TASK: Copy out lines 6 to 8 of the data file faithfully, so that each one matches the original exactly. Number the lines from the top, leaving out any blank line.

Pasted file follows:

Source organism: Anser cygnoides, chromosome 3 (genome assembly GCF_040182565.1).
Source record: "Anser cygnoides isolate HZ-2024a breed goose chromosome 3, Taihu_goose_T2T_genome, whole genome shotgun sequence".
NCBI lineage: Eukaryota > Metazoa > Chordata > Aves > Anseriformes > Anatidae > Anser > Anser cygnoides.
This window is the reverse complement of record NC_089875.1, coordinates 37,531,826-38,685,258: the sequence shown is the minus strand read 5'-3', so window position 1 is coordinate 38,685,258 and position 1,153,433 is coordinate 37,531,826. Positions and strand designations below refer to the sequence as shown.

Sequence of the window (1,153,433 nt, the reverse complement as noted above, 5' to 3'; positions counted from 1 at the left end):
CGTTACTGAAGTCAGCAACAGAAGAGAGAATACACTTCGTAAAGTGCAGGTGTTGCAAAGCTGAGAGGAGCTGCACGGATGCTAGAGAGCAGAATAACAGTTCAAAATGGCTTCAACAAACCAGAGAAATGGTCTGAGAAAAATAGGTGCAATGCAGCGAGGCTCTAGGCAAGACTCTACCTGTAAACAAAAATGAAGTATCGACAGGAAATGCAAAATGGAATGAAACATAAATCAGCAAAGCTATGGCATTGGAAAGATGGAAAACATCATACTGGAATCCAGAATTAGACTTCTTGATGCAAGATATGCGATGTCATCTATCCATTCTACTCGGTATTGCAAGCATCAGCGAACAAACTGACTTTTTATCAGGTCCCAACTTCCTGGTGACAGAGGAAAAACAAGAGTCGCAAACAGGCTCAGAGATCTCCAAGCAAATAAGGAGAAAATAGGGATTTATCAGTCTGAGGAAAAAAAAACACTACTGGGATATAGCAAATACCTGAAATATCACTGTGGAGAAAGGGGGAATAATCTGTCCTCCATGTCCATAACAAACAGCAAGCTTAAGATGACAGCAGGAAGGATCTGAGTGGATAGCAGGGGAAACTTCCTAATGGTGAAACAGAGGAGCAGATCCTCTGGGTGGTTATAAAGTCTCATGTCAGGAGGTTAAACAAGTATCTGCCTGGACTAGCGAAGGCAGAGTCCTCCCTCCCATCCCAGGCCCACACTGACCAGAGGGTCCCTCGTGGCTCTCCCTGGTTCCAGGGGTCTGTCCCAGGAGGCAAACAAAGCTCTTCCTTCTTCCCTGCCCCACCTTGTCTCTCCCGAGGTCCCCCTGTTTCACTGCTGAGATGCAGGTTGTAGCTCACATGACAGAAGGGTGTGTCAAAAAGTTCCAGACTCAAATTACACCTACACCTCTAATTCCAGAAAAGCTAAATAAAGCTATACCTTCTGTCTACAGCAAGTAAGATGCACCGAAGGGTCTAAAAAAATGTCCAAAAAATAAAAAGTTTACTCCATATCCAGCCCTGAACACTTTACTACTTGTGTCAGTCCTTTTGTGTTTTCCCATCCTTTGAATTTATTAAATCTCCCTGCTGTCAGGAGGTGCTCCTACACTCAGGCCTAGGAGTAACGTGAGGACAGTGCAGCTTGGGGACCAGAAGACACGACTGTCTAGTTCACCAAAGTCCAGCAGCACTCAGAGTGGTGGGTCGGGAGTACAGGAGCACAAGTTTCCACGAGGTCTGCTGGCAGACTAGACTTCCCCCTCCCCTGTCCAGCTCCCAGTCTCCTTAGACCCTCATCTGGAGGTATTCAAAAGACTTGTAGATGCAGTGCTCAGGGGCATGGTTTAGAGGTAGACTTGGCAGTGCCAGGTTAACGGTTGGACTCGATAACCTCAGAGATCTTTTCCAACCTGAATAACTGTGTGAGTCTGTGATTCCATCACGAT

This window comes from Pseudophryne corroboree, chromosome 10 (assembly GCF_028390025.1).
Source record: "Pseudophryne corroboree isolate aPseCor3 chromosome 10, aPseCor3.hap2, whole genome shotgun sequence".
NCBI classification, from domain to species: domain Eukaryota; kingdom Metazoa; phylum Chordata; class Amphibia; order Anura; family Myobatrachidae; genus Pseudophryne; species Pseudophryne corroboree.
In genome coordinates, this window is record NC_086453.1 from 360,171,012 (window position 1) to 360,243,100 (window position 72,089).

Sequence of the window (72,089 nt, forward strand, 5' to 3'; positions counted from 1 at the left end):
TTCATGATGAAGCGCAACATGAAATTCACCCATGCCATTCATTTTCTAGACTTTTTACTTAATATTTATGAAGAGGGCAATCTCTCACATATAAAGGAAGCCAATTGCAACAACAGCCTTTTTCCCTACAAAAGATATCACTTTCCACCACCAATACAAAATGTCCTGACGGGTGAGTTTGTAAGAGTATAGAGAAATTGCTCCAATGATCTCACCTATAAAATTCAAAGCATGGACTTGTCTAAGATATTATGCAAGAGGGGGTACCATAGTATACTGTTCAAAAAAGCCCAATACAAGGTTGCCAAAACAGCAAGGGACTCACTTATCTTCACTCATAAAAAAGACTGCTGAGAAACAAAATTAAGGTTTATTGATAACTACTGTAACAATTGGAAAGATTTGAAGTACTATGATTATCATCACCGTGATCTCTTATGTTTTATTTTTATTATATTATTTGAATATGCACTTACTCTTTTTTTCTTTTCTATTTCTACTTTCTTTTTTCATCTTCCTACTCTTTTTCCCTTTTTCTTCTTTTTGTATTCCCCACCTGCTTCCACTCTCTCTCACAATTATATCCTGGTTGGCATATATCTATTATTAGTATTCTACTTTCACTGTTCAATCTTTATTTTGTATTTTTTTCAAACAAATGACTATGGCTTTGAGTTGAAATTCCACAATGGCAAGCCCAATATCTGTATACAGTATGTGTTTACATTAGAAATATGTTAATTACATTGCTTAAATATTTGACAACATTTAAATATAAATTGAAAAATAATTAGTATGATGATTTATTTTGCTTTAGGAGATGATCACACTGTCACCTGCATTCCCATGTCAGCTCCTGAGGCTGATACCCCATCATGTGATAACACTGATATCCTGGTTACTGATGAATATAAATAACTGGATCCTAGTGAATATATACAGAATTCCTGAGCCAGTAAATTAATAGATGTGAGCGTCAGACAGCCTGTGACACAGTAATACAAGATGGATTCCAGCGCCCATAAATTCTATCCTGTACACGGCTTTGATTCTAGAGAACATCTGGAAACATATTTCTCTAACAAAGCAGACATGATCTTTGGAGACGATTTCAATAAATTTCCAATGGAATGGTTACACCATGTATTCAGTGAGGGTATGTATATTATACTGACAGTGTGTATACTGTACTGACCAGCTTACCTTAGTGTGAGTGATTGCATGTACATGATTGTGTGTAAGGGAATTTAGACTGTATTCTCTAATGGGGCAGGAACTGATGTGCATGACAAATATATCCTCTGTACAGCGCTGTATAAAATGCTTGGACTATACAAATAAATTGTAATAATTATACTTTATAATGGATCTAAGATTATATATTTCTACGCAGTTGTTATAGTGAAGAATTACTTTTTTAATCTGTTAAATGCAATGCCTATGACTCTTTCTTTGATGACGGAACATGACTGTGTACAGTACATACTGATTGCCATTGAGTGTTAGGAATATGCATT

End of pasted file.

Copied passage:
CGTTACTGAAGTCAGCAACAGAAGAGAGAATACACTTCGTAAAGTGCAGGTGTTGCAAAGCTGAGAGGAGCTGCACGGATGCTAGAGAGCAGAATAACAGTTCAAAATGGCTTCAACAAACCAGAGAAATGGTCTGAGAAAAATAGGTGCAATGCAGCGAGGCTCTAGGCAAGACTCTACCTGTAAACAAAAATGAAGTATCGACAGGAAATGCAAAATGGAATGAAACATAAATCAGCAAAGCTATGGCATTGGAAAGATGGAAAACATCATACTGGAATCCAGAATTAGACTTCTTGATGCAAGATATGCGATGTCATCTATCCATTCTACTCGGTATTGCAAGCATCAGCGAACAAACTGACTTTTTATCAGGTCCCAACTTCCTGGTGACAGAGGAAAAACAAGAGTCGCAAACAGGCTCAGAGATCTCCAAGCAAATAAGGAGAAAATAGGGATTTATCAGTCTGAGGAAAAAAAAACACTACTGGGATATAGCAAATACCTGAAATATCACTGTGGAGAAAGGGGGAATAATCTGTCCTCCATGTCCATAACAAACAGCAAGCTTAAGATGACAGCAGGAAGGATCTGAGTGGATAGCAGGGGAAACTTCCTAATGGTGAAACAGAGGAGCAGATCCTCTGGGTGGTTATAAAGTCTCATGTCAGGAGGTTAAACAAGTATCTGCCTGGACTAGCGAAGGCAGAGTCCTCCCTCCCATCCCAGGCCCACACTGACCAGAGGGTCCCTCGTGGCTCTCCCTGGTTCCAGGGGTCTGTCCCAGGAGGCAAACAAAGCTCTTCCTTCTTCCCTGCCCCACCTTGTCTCTCCCGAGGTCCCCCTGTTTCACTGCTGAGATGCAGGTTGTAGCTCACATGACAGAAGGGTGTGTCAAAAAGTTCCAGACTCAAATTACACCTACACCTCTAATTCCAGAAAAGCTAAATAAAGCTATACCTTCTGTCTACAGCAAGTAAGATGCACCGAAGGGTCTAAAAAAATGTCCAAAAAATAAAAAGTTTACTCCATATCCAGCCCTGAACACTTTACTACTTGTGTCAGTCCTTTTGTGTTTTCCCATCCTTTGAATTTATTAAATCTCCCTGCTGTCAGGAGGTGCTCCTACACTCAGGCCTAGGAGTAACGTGAGGACAGTGCAGCTTGGGGACCAGAAGACACGACTGTCTAGTTCACCAAAGTCCAGCAGCACTCAGAGTGGTGGGTCGGGAGTACAGGAGCACAAGTTTCCACGAGGTCTGCTGGCAGACTAGACTTCCCCCTCCCCTGTCCAGCTCCCAGTCTCCTTAGACCCTCATCTGGAGGTATTCAAAAGACTTGTAGATGCAGTGCTCAGGGGCATGGTTTAGAGGTAGACTTGGCAGTGCCAGGTTAACGGTTGGACTCGATAACCTCAGAGATCTTTTCCAACCTGAATAACTGTGTGAGTCTGTGATTCCATCACGAT

This window comes from Pseudophryne corroboree, chromosome 10 (assembly GCF_028390025.1).
Source record: "Pseudophryne corroboree isolate aPseCor3 chromosome 10, aPseCor3.hap2, whole genome shotgun sequence".